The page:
Financial Daily from THE HINDU group of publications
Monday, Mar 22, 2004
Industry & Economy
NGOs to be roped in to treat hospital waste in Bengal
Kolkata , March 21
EVEN as West Bengal's first facility for treating biomedical waste generated by the city hospitals gets under way, efforts are on to rope in NGOs to run `autoclaves' to treat biomedical waste generated by district hospitals.
Mr Asim Barman, Principal Secretary, Health and Family Welfare, said that the Government would set up these `autoclaves'.
He was speaking at a workshop on solid waste management organised jointly by the Bengal Chamber of Commerce and Industry and the Indo-British Scholars Association.
Mr Barman said that Government hospitals in the State accounted for 50 per cent of the biomedical waste generated in West Bengal.
Mr Hirak Ghosh, former State Environment Secretary, said that the waste treatment facility set up at Howrah has already begun transporting and treating biomedical waste generated by the private sector hospitals in the city.
"Government hospitals would also be brought under its ambit from April 1, 2004," he told Business Line.
Currently, the Kolkata Municipal Corporation collects the biomedical waste from the city hospitals and dumps them at the Dhapa ground in east Calcutta in a concrete pit.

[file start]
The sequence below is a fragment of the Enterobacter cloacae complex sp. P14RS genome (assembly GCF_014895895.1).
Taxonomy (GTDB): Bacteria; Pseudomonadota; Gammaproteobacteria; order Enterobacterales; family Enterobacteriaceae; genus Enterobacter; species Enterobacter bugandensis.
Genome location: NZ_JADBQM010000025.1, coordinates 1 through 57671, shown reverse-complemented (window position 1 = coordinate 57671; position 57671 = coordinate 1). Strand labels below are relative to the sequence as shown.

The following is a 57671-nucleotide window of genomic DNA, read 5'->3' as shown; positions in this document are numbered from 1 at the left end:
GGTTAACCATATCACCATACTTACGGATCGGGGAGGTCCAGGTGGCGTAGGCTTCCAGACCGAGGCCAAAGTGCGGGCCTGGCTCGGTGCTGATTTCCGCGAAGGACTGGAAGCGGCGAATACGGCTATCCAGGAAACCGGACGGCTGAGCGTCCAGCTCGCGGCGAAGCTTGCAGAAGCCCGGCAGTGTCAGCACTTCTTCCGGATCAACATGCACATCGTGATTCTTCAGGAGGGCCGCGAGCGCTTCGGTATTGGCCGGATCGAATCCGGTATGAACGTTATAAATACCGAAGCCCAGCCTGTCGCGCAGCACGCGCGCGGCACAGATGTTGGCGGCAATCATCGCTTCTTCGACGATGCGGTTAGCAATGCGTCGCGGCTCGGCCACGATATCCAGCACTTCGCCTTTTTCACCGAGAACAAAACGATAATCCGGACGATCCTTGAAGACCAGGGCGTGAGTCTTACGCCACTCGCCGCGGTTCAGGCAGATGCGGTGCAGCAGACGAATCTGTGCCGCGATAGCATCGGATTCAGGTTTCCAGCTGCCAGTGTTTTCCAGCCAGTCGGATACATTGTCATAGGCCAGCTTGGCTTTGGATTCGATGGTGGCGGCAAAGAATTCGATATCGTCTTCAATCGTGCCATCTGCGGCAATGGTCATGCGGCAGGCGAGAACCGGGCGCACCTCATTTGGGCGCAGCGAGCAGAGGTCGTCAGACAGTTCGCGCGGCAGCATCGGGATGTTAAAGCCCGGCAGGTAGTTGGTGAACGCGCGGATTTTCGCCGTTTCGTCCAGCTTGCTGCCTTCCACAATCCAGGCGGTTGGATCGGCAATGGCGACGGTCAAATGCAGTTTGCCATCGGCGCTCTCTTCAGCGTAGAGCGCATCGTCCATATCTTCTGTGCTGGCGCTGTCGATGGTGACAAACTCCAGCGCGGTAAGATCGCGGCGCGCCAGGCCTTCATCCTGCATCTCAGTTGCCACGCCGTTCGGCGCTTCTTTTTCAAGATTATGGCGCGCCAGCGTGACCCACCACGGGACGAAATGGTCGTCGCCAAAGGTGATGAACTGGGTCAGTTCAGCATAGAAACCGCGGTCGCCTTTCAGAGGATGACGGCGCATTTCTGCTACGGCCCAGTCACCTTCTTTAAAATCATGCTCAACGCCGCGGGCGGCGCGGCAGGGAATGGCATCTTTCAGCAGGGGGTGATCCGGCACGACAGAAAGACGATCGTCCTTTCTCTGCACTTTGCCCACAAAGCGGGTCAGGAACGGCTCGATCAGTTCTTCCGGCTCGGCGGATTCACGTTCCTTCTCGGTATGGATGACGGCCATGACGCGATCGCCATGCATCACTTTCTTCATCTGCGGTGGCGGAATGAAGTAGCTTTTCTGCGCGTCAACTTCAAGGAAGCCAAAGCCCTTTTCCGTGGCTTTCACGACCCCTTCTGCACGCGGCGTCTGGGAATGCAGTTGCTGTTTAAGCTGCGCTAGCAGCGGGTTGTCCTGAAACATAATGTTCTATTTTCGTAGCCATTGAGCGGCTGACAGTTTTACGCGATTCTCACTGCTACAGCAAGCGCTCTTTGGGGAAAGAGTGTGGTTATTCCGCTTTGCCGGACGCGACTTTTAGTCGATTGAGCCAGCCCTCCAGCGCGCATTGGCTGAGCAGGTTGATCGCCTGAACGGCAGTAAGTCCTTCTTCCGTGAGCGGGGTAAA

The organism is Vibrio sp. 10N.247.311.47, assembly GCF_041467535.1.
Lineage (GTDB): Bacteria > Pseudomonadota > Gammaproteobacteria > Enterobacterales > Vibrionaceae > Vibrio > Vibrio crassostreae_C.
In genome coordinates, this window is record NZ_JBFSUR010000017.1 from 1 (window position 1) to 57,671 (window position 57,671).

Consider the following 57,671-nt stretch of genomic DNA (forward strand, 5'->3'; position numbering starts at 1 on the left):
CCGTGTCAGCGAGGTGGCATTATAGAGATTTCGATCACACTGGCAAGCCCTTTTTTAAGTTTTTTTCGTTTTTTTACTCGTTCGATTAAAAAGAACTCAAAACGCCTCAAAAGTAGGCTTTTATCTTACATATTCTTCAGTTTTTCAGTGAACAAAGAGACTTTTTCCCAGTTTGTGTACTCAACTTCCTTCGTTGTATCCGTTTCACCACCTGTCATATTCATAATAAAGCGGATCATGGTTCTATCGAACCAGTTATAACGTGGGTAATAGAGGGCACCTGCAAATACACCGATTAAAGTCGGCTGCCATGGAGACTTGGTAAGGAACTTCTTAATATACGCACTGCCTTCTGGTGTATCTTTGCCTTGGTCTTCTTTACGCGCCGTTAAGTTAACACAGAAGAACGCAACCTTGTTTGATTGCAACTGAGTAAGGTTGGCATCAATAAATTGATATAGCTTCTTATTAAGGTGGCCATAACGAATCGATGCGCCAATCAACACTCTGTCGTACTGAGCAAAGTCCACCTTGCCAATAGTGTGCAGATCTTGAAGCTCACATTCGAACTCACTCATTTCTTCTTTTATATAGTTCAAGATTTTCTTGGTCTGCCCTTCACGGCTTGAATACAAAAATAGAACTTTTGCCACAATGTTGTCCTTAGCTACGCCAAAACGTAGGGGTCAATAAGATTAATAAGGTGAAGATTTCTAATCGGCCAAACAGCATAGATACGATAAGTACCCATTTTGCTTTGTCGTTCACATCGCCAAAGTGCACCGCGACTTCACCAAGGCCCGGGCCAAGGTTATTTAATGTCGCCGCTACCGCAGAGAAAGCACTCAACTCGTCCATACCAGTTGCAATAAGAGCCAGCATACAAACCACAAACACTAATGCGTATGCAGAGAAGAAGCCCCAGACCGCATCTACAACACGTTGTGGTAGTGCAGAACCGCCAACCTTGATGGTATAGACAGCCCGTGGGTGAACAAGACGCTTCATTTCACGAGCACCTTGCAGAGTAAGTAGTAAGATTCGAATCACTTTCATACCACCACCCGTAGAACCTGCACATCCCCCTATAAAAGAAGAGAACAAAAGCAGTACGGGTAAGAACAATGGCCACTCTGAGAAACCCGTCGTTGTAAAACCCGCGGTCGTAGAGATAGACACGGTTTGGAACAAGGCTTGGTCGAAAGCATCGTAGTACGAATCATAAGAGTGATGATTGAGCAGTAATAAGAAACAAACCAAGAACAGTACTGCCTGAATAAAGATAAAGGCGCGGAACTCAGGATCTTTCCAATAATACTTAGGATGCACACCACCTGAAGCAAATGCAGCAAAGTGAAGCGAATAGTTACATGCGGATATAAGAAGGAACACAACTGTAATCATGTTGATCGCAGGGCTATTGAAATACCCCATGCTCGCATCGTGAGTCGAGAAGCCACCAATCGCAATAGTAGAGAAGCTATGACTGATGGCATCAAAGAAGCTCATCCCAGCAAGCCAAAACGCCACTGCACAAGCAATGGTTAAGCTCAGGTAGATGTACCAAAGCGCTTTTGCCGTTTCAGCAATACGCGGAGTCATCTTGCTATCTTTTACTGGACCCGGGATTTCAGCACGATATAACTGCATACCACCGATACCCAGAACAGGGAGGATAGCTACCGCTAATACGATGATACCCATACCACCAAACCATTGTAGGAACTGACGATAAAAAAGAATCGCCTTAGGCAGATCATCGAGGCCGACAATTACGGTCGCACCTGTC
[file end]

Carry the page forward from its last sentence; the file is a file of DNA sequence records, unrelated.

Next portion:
Stating that the 30,000 beds in the State - of which 26,000 are located here - generated biomedical waste averaging 250 gm per bed daily, he said that apart from treatment and collection, segregation was also a crucial issue.
Dr Ardhendu Mitra, solid waste management specialist, said that segregation at source, transportation management and waste treatment and disposal technology were all critical issues that need to be addressed simultaneously.
It was also important to create awareness regarding the need for segregation of waste.
He cited the instance of throwing away batteries along with solid waste as a prime example of lack of awareness - the chemicals within batteries contain hazardous waste and need to be disposed and treated separately.
Mr Khokan Mukherjee, Secretary-General, BCCI and President, Concern for Calcutta, said that in order to have a satisfactory, efficient and a sustainable system of solid waste management, `interventions' co-ordinated by the State were imperative.
He suggested a strategy, the main tenets of which would be targeting waste reduction at source, technological interventions and sustainable efforts towards institutional and regulatory reforms.
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